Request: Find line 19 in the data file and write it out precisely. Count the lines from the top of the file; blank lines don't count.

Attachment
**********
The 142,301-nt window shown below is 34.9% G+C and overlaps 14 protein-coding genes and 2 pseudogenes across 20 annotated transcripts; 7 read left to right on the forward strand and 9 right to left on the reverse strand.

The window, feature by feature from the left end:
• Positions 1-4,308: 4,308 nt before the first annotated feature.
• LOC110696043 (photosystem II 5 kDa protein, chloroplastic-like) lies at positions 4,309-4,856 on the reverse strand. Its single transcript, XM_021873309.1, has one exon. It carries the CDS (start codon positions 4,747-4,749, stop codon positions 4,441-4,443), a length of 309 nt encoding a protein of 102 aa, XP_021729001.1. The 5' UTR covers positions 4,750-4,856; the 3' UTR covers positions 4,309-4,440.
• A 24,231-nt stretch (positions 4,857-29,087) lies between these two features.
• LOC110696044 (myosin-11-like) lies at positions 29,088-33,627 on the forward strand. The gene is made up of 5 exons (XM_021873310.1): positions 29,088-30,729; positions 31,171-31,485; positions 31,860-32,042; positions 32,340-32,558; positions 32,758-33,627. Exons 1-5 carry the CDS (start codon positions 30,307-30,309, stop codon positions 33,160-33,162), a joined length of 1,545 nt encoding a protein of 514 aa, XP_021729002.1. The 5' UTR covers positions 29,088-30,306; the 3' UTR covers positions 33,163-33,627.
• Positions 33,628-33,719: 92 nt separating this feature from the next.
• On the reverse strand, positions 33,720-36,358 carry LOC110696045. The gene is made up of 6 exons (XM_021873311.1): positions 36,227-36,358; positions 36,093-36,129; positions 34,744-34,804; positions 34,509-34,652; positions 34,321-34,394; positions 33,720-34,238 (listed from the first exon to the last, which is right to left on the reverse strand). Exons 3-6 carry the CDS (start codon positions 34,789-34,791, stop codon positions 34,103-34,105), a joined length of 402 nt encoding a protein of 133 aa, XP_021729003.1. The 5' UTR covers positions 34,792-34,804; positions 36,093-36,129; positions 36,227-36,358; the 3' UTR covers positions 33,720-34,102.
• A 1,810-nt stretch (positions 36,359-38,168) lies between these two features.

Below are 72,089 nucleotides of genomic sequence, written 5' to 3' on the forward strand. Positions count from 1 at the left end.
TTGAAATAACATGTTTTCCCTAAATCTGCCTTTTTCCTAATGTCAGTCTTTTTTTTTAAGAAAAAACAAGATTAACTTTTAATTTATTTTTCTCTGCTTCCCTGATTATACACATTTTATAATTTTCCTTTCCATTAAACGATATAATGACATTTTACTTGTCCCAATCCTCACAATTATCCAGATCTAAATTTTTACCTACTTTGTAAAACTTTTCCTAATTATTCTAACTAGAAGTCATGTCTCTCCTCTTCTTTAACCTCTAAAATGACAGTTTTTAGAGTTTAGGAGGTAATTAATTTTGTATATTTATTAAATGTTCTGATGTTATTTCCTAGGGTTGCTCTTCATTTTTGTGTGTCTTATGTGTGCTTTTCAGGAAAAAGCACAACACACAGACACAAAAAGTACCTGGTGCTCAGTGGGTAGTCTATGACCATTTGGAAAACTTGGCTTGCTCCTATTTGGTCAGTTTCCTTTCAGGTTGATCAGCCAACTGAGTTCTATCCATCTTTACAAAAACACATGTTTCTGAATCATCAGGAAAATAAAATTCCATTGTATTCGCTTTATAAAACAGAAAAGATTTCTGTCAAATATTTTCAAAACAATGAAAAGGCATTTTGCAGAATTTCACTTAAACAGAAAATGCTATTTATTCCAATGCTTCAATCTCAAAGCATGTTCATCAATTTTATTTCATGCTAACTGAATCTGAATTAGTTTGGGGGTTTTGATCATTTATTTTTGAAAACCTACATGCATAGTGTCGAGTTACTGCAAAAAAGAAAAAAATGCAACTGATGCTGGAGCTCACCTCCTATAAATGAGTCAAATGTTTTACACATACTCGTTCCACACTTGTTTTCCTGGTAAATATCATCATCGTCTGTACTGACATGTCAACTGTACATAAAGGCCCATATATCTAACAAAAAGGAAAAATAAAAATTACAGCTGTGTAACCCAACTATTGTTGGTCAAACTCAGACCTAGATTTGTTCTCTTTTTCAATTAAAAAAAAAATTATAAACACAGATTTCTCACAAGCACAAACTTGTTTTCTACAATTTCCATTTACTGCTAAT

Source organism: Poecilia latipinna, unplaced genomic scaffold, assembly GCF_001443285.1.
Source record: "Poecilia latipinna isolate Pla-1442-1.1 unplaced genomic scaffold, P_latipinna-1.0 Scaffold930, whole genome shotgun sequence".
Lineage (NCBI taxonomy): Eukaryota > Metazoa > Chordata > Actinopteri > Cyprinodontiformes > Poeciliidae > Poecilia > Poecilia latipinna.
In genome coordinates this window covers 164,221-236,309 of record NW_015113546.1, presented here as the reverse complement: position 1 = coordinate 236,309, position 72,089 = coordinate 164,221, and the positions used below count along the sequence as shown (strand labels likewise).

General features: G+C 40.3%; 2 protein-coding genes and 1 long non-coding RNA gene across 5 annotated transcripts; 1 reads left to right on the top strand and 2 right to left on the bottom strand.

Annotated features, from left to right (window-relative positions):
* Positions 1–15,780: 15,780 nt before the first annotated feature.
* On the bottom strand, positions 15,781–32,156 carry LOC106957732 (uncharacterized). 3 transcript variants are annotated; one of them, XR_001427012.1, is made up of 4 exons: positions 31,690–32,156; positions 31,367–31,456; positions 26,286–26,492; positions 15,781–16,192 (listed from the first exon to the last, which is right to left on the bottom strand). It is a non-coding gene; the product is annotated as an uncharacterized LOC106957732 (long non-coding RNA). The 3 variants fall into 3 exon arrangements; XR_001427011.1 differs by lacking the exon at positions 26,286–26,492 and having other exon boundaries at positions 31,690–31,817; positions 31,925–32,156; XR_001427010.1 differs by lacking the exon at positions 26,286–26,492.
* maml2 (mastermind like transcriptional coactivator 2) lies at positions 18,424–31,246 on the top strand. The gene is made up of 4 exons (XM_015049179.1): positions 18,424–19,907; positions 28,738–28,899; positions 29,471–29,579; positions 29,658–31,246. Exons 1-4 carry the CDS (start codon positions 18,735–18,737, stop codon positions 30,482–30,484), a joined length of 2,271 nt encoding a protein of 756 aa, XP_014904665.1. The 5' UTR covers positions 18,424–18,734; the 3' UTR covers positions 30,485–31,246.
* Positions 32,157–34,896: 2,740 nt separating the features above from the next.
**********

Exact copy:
* On the bottom strand, positions 15,781–32,156 carry LOC106957732 (uncharacterized). 3 transcript variants are annotated; one of them, XR_001427012.1, is made up of 4 exons: positions 31,690–32,156; positions 31,367–31,456; positions 26,286–26,492; positions 15,781–16,192 (listed from the first exon to the last, which is right to left on the bottom strand). It is a non-coding gene; the product is annotated as an uncharacterized LOC106957732 (long non-coding RNA). The 3 variants fall into 3 exon arrangements; XR_001427011.1 differs by lacking the exon at positions 26,286–26,492 and having other exon boundaries at positions 31,690–31,817; positions 31,925–32,156; XR_001427010.1 differs by lacking the exon at positions 26,286–26,492.